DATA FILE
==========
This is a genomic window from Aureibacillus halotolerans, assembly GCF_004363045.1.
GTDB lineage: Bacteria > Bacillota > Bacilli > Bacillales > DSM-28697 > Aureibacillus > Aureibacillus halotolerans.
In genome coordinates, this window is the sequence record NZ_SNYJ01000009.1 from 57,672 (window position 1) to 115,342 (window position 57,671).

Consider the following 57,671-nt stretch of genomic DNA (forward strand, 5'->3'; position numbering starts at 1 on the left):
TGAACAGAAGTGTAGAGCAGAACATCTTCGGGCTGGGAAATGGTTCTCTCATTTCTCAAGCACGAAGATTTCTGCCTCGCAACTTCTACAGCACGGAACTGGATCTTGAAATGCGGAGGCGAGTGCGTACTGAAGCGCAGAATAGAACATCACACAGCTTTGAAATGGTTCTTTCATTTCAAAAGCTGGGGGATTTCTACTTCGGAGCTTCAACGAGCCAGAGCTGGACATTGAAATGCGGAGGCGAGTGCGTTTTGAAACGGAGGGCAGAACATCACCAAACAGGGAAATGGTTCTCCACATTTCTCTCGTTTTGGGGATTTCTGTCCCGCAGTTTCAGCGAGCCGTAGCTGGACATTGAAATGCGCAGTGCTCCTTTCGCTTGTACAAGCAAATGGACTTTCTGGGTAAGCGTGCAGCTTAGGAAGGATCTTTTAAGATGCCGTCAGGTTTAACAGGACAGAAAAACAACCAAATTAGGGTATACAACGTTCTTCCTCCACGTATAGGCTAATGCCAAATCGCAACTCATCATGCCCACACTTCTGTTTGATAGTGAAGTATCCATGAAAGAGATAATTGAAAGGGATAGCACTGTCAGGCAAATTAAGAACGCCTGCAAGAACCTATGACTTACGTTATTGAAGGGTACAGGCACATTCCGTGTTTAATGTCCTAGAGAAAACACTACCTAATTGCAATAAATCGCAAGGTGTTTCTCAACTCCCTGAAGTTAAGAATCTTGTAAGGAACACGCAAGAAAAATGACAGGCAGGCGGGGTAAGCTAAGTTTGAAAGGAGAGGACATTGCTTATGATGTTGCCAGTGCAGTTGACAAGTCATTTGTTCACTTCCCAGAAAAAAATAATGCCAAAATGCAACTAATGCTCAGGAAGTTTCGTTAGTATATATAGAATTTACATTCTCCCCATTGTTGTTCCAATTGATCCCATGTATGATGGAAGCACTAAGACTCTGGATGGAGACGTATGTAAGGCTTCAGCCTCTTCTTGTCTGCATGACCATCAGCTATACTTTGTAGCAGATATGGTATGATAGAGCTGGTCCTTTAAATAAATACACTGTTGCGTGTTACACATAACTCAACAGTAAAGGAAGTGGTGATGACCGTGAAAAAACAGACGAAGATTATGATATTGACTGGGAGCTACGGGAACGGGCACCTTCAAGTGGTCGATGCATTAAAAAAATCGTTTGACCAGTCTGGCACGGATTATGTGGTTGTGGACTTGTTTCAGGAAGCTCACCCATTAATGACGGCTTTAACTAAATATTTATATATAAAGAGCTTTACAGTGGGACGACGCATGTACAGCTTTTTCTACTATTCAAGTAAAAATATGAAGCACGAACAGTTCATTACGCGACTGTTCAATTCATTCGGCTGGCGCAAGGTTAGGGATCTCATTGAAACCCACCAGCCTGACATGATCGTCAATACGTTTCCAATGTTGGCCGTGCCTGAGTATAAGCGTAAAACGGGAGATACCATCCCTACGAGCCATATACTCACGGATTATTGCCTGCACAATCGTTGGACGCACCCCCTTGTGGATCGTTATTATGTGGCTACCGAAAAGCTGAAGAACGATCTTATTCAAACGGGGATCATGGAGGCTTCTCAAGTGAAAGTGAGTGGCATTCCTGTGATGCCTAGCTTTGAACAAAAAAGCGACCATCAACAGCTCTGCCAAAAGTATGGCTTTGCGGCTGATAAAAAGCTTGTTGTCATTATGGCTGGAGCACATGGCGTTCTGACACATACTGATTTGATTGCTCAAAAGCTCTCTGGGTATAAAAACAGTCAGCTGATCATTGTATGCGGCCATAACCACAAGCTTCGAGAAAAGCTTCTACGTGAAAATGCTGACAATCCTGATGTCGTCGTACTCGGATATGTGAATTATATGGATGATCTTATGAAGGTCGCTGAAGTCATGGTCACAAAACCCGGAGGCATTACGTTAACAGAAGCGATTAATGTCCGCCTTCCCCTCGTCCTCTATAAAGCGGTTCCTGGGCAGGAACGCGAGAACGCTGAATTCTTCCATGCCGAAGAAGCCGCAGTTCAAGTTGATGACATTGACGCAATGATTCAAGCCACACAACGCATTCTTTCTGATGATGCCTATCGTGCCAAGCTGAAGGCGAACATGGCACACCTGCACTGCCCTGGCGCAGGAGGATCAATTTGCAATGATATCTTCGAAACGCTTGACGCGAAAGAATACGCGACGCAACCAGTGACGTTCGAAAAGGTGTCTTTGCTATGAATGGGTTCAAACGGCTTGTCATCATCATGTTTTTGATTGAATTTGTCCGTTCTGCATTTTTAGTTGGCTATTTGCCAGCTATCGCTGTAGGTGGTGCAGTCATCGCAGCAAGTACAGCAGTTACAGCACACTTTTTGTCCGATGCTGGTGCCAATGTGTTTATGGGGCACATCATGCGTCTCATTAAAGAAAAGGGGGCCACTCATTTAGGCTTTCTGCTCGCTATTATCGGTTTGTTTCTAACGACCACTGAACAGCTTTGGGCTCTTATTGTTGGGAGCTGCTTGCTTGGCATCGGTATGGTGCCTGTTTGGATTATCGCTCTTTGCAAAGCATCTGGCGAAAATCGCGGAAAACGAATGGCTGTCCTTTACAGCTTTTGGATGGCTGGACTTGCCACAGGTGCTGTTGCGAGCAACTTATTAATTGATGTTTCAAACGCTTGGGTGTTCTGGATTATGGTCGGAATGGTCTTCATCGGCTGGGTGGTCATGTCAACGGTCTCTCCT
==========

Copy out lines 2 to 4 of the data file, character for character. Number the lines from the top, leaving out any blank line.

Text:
GTDB lineage: Bacteria > Bacillota > Bacilli > Bacillales > DSM-28697 > Aureibacillus > Aureibacillus halotolerans.
In genome coordinates, this window is the sequence record NZ_SNYJ01000009.1 from 57,672 (window position 1) to 115,342 (window position 57,671).

Consider the following 57,671-nt stretch of genomic DNA (forward strand, 5'->3'; position numbering starts at 1 on the left):